Walk along the water edge from Gamla Stan for five minutes and you reach the Fotografiskia, or Photography Museum, looming high above the river. In the evening, you get a glimpse of the best view of the city twinkling beneath you. With the most recent exhibition coming from the renowned photographers Inez & Vinoodh, “Pretty Much Everything” showcases a range of stunning images and offers an alternate form of art than most contemporary museums. The restaurant on the top floor also offers a dining experience of it’s own kind, sourcing fresh, seasonal produce and serving vegetables as their main dishes with the aim of offering meat as purely a side option.

In the Museum district, alongside the Vasa mentioned above, you have an array of museums for any kind of weather; The Abba museum, for the Super Trooper fanatic amongst you; The Nobel Museet, for those interested in the history of Stockholms infamous Alfred Nobel, and his invention of the Nobel prize; Skansen, the worlds first open air museum; and many, many more.

bikeEverything is accessible by foot if you are willing to walk and explore the sights. However there are also many free or predominantly inexpensive bike tours, which help you to get a grip of the city. Perhaps not for everyone, but there is also a running service available where you are paired with a friendly sporty local who will take you on a running tour of the surrounding area. This overwhelming willingness to help others is evident throughout Stockholm in many different forms and it truly makes it a wonderful, happy, friendly place to visit.

Even the main commercial square in Norrmalm is stunning in itself; towering buildings filled with every retail store imaginable. It stands as a strong reminder that despite the quaint cobbled backstreets of Gamla Stan and the quirky, European feel of Sodermalm, Stockholm is a fast growing capital with plenty of potential to become a go to tourist destination over the coming years. Stockholm, intoxicatingly, is the delicious mixture of being small enough to feel as if you’re still discovering, rather than merely being shown. For tourists and travellers alike, it is discovered enough to make the beautiful spots accessible, yet not quite transformed into full blown, overwhelming tourist attractions.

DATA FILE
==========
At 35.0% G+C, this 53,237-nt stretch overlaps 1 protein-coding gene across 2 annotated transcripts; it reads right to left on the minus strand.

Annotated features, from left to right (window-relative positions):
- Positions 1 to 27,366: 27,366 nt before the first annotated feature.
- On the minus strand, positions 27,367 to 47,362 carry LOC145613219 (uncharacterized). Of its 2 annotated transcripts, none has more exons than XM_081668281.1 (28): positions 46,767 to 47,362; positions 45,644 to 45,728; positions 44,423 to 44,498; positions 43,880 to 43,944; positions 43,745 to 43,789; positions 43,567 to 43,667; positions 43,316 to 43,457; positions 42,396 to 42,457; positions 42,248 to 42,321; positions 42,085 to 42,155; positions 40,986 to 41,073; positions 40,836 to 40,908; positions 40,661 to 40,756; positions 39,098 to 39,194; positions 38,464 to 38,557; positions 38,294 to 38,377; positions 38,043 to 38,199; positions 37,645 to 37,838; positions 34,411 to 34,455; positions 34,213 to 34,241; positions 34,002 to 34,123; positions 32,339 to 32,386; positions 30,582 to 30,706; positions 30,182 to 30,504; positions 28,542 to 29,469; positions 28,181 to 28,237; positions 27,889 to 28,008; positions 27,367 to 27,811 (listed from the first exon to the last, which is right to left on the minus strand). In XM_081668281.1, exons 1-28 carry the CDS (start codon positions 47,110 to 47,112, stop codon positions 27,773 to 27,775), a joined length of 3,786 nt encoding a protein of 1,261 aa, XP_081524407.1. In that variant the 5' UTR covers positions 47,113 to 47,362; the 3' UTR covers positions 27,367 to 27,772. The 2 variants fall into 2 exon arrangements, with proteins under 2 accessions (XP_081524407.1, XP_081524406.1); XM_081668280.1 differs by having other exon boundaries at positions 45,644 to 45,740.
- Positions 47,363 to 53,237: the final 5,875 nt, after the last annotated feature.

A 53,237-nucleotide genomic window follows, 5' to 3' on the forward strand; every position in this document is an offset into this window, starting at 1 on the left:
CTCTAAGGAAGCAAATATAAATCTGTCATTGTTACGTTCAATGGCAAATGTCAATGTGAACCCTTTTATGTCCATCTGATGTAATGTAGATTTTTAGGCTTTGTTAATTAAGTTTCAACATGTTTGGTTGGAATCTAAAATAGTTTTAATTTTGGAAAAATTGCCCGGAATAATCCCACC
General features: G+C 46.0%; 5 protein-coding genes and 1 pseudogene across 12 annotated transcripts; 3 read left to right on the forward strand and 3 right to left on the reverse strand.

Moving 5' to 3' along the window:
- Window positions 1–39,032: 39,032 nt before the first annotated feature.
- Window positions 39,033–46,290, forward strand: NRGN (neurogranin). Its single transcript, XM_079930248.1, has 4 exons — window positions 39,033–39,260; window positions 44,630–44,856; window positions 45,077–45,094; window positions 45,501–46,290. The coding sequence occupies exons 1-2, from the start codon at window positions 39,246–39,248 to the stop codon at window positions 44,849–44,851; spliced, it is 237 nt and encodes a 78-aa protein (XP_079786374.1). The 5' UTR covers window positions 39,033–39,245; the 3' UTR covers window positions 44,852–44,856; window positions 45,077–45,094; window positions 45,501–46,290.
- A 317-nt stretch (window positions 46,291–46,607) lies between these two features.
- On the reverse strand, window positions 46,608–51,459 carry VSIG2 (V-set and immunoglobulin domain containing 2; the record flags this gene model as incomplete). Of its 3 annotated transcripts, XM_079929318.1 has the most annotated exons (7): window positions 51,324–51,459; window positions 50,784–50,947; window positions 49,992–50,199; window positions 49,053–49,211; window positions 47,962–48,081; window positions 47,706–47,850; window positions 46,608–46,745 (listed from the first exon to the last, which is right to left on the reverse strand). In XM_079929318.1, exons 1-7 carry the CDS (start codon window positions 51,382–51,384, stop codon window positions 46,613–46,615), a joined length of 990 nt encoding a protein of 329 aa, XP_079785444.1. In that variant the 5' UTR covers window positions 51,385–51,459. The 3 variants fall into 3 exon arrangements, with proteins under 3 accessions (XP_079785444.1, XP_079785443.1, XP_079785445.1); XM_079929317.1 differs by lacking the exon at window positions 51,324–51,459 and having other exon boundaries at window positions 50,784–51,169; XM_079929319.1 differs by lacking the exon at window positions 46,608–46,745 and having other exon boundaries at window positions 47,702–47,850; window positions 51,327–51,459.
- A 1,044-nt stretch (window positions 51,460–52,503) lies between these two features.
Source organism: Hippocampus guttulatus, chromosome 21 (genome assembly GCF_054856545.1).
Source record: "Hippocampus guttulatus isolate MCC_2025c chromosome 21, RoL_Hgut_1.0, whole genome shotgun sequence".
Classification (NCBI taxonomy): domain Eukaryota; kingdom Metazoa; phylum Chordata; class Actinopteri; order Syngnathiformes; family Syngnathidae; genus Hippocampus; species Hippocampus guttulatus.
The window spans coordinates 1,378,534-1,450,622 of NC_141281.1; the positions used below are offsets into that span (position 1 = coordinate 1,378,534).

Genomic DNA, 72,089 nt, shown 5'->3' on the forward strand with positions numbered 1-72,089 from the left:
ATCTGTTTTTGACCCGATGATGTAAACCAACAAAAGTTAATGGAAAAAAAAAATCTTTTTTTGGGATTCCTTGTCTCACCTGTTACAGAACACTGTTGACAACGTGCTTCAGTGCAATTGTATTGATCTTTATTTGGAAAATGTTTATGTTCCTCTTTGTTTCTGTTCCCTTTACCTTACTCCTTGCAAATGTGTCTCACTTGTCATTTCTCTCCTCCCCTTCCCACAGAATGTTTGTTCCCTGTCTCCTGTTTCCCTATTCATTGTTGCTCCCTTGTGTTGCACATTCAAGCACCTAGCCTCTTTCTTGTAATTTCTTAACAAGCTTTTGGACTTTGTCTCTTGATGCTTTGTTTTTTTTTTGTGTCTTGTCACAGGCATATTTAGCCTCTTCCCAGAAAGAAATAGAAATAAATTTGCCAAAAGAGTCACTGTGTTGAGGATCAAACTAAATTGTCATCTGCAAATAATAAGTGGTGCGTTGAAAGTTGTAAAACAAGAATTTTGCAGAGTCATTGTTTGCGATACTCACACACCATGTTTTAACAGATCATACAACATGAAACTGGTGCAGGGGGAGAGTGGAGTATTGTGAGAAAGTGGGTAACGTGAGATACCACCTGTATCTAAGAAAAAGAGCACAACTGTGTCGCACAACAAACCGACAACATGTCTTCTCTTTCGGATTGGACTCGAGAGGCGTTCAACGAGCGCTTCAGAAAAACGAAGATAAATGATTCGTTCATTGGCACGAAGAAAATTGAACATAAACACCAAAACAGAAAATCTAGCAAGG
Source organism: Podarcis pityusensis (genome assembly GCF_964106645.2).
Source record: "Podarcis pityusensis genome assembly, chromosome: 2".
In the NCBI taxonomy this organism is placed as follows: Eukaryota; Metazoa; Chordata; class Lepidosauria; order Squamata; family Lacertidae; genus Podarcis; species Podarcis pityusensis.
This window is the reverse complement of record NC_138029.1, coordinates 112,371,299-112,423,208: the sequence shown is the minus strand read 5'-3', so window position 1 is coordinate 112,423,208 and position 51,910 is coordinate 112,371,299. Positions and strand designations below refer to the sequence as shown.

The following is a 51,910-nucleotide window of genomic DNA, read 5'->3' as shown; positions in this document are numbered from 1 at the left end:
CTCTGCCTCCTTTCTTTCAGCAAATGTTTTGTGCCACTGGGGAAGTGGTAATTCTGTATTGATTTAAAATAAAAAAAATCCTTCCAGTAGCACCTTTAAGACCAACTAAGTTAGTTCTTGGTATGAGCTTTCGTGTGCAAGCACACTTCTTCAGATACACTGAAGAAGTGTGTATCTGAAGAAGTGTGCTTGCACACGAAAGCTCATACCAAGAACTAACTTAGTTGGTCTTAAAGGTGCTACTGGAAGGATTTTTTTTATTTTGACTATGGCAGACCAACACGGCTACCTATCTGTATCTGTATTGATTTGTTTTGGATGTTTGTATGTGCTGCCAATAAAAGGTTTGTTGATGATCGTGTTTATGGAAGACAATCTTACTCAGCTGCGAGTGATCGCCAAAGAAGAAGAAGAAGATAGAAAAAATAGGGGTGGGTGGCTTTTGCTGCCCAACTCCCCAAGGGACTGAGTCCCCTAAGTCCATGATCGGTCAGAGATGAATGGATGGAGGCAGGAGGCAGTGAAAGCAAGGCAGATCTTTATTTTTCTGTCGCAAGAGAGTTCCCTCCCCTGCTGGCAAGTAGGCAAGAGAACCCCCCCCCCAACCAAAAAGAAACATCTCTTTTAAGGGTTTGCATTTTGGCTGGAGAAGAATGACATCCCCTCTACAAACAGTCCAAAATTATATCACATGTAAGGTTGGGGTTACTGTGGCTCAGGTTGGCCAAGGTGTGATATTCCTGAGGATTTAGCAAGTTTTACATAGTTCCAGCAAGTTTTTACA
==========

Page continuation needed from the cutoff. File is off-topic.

For a night out, join the Stockholm Bar Crawl for a tour of the best bars and pubs in the Old Town. With a 30% discount off all drinks with the crawl wristband, it’s really the cheapest option for a night out in the capital. If you just fancy clubbing, hit up the Café Opera, located behind the famous Opera house. Open until 3am, this is the place to go if you fancy dancing the night away to pop anthems and chart bangers. Alternatively, the Pet Sounds Bar is great for cocktails and live music if that’s more of your thing. Don’t expect to be ablcafee to do a night cheaply though – beers average around £7 for a pint and as with most things in Stockholm, you can spend an awful lot of money (or kroner, as is their currency) very easily.

Brimming full of individual artists, quirky stores and independent cafes, there is something for everyone in the stunning Scandinavian centre. The freethinking, individualistic attitude of its inhabitants hangs in the air, inspiring your attitude and your aspects. A country independent enough to have it’s own language and it’s own currency should truly be an inspiration for all.

Travel Print Editor and Third year English Language student. (@AllyHead)


24th November 2015 at 6:18 pm

Images from

Andrew, Elf-8, Tim Adams, Alexander Kolosov and xjy